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First Time, Long-Time, Good Time-A weekend of Atlantic City Firsts

Updated: Mar 13

We’re long-time and frequent visitors of Atlantic City, and while we’ve experienced a ton of what the city has to offer, we’ve still yet to see it all. The city tends to experience spurts of growth, rebranding, and change. How many iterations have there been between what was once the Pier at Caesars and is now ACX1 Studios? How many restaurants have come and gone in the Quarter at Tropicana? It seems like there’s always something new to see and do in Atlantic City. There are also many hidden gems dispersed throughout the 48 blocks of town, easily overlooked in their locations off the boardwalk. On our most recent trip to Atlantic City, we were “first-timers” once more, and we fell in love with the city all over again.

Front of The Hook Atlantic City
The Hook-Atlantic City

Both new to us and new to Atlantic City in June 2023, The Hook is a 75 minute, Las Vegas caliber variety show, adjacent to the “psychedelic Italian” restaurant Superfrico at Caesar’s. The historic Warner Theater, on the world famous Atlantic City boardwalk, was renovated to become the home of this production, combining circus, cabaret, comedy, and interactive performance. The theater serves vintage Atlantic City charm, harkening the days of supper clubs and speakeasies. Since previews began this past summer, we’ve been advised time and time again that we should run, not walk, to buy tickets for The Hook. Each and every attendee we spoke to claimed it was amazing, and unlike any other live performance they’d ever seen. There is no shortage of entertainment venues in Atlantic City, but this sort of resident production, with this level of artistic ability, in its own dedicated venue, is completely unprecedented. We were fortunate enough to receive upgraded seats, directly next to the stage. Be forewarned, your proximity to the stage is directly correlated to the amount of your own participation in the show. These seats are not for the faint of heart. Not only are you on display, front and center, to all 420 audience members, but the show consists of raunchy, often physical, comedy, and you get completely immersed in it. While we ultimately had a blast feeling like we were part of the show, we were grateful that we stopped for pre-show drinks at the Horse Dive Bar, in between the theater and box office, to peruse the extensive collection of Atlantic City memorabilia and also procure some much-needed liquid courage. There are also cocktail servers circulating throughout the show, and a full bar at the back of the theater, in case you need more than one round of drinks to loosen up. Without giving too much away, I’ll say that The Hook far exceeded our very high expectations. Our jaws were dropped the entire time, as we observed the unbelievable skill, agility, precision, and seemingly effortless talent of the performers. Tears streamed down our cheeks and our sides ached from laughing at the over-the-top adult humor (and maybe a little nervousness at the racy things we volunteered to do and say from our seats). The cast has incredible chemistry and functions like a well-oiled machine. It’s hard to believe The Hook has only been open a few short months. The finely tuned production creates the illusion that it’s a long-running show with a cast who has known and worked alongside each other for years. It’s a true testament to the absolutely unparalleled talent that takes the stage 5 nights a week. The Hook is a definite must-see. Do not pass Go, do not collect $200, go directly to Warner Theater and take in the brilliance gracing our boardwalk. Our only complaint is that we’ll never get to experience the show again from the eyes of a first-timer.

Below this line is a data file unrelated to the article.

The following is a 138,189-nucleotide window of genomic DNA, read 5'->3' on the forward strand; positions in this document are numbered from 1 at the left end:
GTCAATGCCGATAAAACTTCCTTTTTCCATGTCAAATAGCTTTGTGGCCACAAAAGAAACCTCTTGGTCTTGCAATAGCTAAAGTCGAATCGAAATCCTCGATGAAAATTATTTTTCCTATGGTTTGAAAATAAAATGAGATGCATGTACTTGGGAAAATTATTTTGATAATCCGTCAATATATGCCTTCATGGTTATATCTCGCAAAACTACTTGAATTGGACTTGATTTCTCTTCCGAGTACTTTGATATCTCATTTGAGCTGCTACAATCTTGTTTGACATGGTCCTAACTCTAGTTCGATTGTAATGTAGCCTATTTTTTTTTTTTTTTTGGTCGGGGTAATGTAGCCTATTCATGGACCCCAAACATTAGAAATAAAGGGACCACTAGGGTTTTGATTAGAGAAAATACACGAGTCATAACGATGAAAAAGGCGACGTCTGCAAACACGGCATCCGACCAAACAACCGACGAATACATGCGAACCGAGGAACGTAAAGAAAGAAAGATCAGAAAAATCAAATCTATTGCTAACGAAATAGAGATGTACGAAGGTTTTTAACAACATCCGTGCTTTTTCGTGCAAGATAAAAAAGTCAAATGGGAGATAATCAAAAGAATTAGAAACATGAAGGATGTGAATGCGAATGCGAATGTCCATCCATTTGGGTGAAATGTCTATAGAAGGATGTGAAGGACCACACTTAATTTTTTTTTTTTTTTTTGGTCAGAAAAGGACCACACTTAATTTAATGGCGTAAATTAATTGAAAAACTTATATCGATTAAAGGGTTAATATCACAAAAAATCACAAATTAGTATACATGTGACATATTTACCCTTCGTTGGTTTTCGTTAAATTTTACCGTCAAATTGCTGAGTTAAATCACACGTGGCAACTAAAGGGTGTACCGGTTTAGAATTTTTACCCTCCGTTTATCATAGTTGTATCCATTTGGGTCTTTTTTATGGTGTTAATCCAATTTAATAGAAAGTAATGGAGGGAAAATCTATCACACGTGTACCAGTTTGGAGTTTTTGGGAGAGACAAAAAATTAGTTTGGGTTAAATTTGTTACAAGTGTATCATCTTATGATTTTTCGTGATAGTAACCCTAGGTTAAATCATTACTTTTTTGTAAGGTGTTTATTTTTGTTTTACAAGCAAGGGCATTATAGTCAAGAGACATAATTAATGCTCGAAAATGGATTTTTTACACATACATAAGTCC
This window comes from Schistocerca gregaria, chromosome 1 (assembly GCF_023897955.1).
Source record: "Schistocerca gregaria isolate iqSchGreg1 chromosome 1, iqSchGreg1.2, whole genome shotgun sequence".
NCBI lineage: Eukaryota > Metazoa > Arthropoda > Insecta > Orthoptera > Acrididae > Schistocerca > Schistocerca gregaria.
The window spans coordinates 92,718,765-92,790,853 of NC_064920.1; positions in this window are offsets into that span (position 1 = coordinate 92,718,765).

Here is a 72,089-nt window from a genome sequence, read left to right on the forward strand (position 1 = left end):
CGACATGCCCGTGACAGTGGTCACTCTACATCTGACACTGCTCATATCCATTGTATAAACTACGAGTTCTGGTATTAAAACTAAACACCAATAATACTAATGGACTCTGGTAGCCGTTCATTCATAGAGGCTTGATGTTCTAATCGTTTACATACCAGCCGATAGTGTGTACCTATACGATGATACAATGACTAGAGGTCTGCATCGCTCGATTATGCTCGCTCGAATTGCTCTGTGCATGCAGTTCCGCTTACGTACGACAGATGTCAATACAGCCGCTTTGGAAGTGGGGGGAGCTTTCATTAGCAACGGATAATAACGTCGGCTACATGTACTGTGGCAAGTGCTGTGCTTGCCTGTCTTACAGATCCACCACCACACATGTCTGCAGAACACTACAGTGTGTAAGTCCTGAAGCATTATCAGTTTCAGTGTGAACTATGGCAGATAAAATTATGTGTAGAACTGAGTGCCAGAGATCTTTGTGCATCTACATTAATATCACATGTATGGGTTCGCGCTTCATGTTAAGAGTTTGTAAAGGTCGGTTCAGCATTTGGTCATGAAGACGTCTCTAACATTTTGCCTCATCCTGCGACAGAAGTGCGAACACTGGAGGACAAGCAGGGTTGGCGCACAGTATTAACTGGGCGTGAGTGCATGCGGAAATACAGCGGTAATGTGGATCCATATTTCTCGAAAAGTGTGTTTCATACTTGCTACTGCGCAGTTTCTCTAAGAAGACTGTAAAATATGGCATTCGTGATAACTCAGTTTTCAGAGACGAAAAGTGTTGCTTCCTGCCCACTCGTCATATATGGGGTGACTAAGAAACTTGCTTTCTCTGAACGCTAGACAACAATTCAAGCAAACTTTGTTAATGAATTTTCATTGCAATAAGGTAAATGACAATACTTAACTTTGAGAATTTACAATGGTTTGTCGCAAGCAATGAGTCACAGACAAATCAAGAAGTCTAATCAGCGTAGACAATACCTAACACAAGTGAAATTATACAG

A hidden gem in Atlantic City
Chef Vola's-Atlantic City

The following night, we enjoyed our inaugural meal at a longstanding, yet elusive Atlantic City restaurant. It wasn’t long ago that the restaurant’s phone number was a well-guarded secret, whispered down the lane to a veritable “who’s who” of patrons, as evidenced by the awe-inspiring collection of celebrity photographs lining the walls. Of course, we’re referring to the fabled basement bistro, Chef Vola’s, masters of limiting supply and creating demand. These days, the phone number is public, but it remains easier to get a call back from a supermodel. It still helps to “know a guy,” and we were only able to secure a reservation (after many failed attempts) with help from a friend. The first thing that comes to mind when recalling the experience is: special. The thrill of the chase built

such anticipation, and Chef Vola’s lived up to the immense hype. The basement dining room, while crowded, felt private and exclusive. The service was impeccable. Our extremely gracious and knowledgeable server made us feel right at home, walking us through the entirety of the lengthy menu, and endorsing what she affectionately referred to as the “first-timer’s special.” We took her recommendation and ordered what can only be described as a heroic amount of food: creamy buffalo mozzarella wrapped in prosciutto with roasted red peppers; a flawlessly-executed pasta trio of blush, bolognese, and white clam sauces; the unanimously recommended star of the show: bone-in veal parmigiana; macadamia crusted Chilean sea bass with tequila lime sauce; legendary banana cream pie; and decadent apple pie cheesecake. Every bite was better than the last. We had an unforgettable experience that was truly worth the wait.